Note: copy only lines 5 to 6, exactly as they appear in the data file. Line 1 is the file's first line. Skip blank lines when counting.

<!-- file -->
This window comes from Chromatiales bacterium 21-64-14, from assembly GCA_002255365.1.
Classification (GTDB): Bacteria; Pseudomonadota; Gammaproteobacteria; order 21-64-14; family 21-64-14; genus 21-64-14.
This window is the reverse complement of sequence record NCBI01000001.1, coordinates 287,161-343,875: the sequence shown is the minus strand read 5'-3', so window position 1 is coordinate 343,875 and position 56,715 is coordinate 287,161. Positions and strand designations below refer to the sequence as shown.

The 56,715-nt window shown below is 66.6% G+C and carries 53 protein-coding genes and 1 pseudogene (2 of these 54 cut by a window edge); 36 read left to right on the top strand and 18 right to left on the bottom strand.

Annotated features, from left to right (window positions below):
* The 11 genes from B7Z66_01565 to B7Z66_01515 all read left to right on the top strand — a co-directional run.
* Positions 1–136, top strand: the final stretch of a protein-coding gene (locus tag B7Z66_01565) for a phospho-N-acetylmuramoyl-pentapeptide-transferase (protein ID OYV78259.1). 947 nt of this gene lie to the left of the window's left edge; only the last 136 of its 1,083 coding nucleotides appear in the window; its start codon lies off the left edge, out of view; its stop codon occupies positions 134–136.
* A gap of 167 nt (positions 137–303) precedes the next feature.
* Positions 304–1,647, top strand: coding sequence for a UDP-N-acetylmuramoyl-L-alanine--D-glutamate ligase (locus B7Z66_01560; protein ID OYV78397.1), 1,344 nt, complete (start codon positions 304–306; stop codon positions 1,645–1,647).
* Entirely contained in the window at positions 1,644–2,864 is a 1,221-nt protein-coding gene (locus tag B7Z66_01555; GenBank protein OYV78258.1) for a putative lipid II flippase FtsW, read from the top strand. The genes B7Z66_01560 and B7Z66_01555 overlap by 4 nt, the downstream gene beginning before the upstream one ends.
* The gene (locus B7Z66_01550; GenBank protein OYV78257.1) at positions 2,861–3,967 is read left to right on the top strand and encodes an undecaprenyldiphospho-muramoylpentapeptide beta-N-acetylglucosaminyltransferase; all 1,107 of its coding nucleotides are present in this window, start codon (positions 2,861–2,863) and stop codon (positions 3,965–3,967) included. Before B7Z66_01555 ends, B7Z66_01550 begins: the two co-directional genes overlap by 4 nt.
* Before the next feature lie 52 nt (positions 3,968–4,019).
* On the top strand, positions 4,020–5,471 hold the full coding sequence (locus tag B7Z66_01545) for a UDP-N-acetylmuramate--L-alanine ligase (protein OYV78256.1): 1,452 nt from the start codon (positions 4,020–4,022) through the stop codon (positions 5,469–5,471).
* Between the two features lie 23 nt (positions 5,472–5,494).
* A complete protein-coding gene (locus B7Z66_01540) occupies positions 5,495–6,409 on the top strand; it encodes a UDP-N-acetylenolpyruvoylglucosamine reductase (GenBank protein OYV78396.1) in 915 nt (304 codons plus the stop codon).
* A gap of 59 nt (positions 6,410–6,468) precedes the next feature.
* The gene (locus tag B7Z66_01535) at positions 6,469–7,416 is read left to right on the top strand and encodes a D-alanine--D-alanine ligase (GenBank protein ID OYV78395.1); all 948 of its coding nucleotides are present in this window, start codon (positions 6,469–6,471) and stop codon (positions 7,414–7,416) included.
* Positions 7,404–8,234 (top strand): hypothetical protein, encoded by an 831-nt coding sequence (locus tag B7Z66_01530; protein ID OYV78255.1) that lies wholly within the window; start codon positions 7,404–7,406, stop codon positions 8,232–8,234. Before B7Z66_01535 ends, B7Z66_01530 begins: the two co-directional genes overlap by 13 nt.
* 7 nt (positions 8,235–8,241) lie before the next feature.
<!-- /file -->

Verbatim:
Annotated features, from left to right (window positions below):
* The 11 genes from B7Z66_01565 to B7Z66_01515 all read left to right on the top strand — a co-directional run.